Because what I want to do is find out how many times hemoglobin (Hb) appears in the main text, I temporarily added (Hb) to the document (as shown in the image below) so that I could do a search for the terms separately and together; usually I do not have to add the acronym or definition at the first instance because the author has done so, but sometimes the first instance of the acronym is undefined or the definition and the acronym are separated by intervening words, in which case I add the definition/acronym before using ESCR so that they form a single selectable search term. In this case, if I hadn’t done so, the search phrase would have been hemoglobin A (HbA), which was too narrow; such a search would have excluded, for example, HbSS and HbC, when what I want searched for is Hb regardless of how it is used. Before running ESCR, you need to select what you want it to look for. It can look for either a phrase or a single word. But remember that, like all macros, this is a dumb macro, so it can end up trying to look for things you do not want. But even that can be easily tackled with ESCR. Here I have selected the phrase hemoglobin (Hb) as the search phrase:
(Tip: I make it a point to select the phrase and copy it to memory. With this particular phrase there will not be a problem, but a phrase that includes terms separated by a comma are a problem, so by copying the “to find” phrase to memory, I can add it easily to the macro in correct form.)
With the phrase selected (and copied), I click ESCR. The macro produces a list of what it will search for, #1 in the below image. If you look at the list, you will see that the macro automatically separated the terms and created variations for singular and plural. Again, it is a dumb macro so it will do silly things, such as item 5, HBS. You can either let it go, or you can uncheck (#2) the item(s) you don’t want included in the search. I have found that for the most part it is as easy to leave it as to decheck it.
But sometimes the list is so long, especially if the search phrase has commas or parenthetical material, for example, BCNU (1,3-bis-(2-chloroethyl)-1-nitrosourea), that I add the terms I want and deselect all and select only those things I am interested in. The image below illustrates the problem that a search phrase like BCNU (1,3-bis-(2-chloroethyl)-1-nitrosourea) presents (in this instance, the macro came up with 36 variations to search for, of which two, possibly, three, are usable). [NOTE: This particular problem will no longer be a problem with the next release of EditTools.] In these instances, I generally ignore what the macro has come up with for the search and go to the Add terms dialog (see the image “Adding additional search terms” below) and paste the selected phrase into the first field and then break it up as I want, using the additional fields as described in the material following this image:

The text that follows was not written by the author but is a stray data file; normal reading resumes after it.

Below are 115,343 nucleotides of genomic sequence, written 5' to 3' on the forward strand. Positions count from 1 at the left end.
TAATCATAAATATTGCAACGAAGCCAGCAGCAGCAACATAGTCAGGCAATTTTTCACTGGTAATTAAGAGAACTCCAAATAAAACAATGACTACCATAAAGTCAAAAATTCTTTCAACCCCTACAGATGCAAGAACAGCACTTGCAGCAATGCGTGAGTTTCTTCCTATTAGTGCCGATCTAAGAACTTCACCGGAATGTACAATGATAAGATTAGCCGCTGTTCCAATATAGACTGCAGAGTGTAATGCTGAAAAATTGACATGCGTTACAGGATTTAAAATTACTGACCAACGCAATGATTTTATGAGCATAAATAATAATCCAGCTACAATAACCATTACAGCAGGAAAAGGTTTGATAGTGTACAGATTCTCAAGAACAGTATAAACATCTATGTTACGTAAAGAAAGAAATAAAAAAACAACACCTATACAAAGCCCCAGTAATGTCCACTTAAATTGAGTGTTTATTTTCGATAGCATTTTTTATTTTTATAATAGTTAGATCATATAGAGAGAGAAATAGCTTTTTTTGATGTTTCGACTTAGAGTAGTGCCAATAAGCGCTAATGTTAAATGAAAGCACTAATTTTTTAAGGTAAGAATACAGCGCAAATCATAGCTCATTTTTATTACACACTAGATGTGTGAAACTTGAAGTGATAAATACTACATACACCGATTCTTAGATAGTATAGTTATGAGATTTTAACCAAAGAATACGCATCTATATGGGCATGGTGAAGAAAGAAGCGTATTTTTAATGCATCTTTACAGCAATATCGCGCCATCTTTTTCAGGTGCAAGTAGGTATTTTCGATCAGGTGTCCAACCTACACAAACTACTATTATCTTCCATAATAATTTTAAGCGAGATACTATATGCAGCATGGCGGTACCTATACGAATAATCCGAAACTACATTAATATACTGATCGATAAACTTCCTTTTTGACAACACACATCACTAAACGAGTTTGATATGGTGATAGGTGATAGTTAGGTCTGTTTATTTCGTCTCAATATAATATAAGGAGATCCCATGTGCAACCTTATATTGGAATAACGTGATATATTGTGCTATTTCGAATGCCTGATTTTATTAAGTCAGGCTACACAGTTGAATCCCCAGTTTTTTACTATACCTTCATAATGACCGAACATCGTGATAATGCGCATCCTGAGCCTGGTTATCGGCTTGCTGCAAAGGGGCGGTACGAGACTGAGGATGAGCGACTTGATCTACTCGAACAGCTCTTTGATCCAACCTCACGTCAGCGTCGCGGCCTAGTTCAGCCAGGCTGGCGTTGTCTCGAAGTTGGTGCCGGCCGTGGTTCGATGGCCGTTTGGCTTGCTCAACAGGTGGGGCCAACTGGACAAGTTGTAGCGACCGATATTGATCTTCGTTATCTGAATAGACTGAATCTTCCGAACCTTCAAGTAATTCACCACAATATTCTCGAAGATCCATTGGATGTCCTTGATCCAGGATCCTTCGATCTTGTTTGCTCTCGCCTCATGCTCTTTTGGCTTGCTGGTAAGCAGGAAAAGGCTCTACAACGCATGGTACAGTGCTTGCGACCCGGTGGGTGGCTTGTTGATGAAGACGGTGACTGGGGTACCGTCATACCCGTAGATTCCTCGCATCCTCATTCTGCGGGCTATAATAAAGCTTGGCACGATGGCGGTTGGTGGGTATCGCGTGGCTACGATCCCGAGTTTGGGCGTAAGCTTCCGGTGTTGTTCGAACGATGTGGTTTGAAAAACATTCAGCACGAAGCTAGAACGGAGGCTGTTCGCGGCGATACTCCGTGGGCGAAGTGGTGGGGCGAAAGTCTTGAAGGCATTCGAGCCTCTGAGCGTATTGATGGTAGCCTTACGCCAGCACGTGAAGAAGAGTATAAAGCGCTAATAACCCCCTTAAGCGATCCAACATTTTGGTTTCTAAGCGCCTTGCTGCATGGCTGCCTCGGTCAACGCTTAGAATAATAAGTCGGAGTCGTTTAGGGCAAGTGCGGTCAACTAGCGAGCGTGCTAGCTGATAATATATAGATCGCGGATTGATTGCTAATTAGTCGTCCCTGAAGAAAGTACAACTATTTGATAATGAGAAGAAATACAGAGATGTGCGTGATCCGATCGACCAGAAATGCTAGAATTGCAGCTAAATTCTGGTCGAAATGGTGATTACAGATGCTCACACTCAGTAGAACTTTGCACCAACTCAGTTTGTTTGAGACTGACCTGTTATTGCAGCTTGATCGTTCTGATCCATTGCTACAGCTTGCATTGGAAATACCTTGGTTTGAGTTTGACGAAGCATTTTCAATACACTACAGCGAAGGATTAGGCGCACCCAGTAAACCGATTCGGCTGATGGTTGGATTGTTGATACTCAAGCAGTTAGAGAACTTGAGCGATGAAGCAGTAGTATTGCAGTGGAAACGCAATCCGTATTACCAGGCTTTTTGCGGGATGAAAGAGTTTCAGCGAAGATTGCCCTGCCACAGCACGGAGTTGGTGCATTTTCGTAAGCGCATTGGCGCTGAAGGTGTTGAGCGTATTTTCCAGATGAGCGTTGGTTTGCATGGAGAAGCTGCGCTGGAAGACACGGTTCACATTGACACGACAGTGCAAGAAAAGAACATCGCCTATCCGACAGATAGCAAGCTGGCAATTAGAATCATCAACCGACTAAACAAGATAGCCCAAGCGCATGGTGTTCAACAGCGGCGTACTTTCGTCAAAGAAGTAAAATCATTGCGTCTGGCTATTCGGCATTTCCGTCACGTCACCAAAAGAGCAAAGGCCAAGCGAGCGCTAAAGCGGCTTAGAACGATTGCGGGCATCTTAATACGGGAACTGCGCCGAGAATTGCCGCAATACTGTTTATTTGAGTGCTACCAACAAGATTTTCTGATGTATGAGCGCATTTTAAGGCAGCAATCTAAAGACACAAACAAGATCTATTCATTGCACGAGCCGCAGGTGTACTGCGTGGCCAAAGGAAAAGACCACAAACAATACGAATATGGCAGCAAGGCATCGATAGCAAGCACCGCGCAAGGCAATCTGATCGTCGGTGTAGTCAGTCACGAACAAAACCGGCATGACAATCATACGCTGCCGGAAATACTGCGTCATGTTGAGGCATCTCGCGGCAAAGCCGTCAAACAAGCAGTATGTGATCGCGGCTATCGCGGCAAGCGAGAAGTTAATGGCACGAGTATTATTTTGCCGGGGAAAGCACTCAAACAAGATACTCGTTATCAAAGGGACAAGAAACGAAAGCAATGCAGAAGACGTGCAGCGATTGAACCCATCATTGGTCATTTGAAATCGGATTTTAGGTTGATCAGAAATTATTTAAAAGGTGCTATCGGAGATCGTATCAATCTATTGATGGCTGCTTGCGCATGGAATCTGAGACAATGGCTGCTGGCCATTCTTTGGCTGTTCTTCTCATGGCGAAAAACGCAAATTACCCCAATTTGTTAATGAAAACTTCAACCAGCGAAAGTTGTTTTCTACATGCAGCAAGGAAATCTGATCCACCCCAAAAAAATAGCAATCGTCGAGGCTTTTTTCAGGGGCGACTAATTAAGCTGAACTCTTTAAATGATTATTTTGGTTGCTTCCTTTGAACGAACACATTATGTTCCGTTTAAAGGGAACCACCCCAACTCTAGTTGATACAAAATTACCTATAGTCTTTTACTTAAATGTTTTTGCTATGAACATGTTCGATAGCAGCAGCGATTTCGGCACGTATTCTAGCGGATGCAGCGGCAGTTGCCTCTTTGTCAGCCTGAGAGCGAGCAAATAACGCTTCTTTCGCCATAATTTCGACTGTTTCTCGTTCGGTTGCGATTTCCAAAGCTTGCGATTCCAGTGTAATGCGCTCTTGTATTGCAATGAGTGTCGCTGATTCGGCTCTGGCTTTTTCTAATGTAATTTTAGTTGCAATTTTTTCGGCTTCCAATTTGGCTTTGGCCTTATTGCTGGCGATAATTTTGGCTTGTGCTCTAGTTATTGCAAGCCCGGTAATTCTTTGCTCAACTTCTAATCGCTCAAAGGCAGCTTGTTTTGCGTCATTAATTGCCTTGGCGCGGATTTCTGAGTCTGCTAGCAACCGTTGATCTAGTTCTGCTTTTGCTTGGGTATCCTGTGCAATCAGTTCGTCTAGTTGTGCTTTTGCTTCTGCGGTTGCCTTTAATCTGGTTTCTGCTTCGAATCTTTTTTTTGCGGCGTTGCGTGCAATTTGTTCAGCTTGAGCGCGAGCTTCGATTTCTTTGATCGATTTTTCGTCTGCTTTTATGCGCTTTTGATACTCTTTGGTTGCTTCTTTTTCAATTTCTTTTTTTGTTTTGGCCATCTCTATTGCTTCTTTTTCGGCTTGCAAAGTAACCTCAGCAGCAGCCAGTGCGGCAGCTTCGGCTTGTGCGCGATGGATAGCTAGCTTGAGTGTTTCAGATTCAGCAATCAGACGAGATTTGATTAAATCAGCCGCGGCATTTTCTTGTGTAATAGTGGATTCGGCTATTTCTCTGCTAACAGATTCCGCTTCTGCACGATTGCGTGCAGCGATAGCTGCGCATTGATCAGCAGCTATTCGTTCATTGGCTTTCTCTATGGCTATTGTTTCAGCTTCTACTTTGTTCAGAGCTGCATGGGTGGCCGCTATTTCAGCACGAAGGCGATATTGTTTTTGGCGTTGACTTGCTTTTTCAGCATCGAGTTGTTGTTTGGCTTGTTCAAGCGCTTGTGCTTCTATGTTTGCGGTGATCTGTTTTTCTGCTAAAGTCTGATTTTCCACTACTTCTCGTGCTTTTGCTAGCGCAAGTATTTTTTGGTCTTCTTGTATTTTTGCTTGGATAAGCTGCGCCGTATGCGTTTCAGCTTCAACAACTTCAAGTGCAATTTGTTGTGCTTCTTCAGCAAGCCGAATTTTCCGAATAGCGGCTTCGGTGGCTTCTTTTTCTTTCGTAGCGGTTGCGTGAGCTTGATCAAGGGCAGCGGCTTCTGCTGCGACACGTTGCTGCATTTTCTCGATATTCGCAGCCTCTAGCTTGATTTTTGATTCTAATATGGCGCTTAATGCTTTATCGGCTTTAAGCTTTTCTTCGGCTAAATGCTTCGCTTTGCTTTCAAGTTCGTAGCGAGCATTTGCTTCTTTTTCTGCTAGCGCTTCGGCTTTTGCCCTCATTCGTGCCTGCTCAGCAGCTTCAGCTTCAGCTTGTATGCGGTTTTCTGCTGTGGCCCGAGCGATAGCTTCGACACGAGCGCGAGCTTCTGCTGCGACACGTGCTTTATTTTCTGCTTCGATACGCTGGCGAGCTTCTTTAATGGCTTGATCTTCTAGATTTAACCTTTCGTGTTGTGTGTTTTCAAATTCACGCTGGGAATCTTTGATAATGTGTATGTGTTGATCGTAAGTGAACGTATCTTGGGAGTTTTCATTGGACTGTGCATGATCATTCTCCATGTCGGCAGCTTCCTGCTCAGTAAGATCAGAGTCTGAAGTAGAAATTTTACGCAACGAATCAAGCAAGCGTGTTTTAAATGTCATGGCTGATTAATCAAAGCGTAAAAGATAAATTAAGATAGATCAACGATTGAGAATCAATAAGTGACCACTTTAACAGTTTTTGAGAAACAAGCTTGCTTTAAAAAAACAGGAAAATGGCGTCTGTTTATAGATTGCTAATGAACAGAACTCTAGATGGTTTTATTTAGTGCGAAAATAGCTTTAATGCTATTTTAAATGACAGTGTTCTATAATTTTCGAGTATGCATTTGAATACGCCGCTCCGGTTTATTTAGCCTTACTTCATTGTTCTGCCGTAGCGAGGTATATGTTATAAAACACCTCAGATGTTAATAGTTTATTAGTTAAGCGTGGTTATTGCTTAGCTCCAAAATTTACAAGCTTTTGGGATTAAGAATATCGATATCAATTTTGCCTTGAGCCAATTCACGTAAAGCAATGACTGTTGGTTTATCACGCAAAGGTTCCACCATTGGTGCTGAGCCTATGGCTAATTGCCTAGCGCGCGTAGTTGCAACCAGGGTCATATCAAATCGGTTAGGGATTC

If the list is long and there are only a few items I want searched for, I click Deselect All (#3) and then check only the few terms I want used for the search. If the macro doesn’t list a variation that I want included, I click Add terms (#4) to bring up a dialog box in which I can add those missing variations:
I have decided that I want the whole search phrase searched for (I wouldn’t normally do this; I am doing just for demonstration here), so I pasted the selected phrase into the first empty field (#1 in image below). If I wanted to add a symbol, for example a Greek beta, I could click the * (#2) to bring up Word’s Symbol dialog; for an N or M dash, I could click the N- or M- button (#2). Once all the terms I want the macro to find are added here, I click OK (#3), which will take me back to the primary Find screen where I can see that the macro has added my search term as item 11 (arrow). If I am done, I can click OK (#4) to run the macro.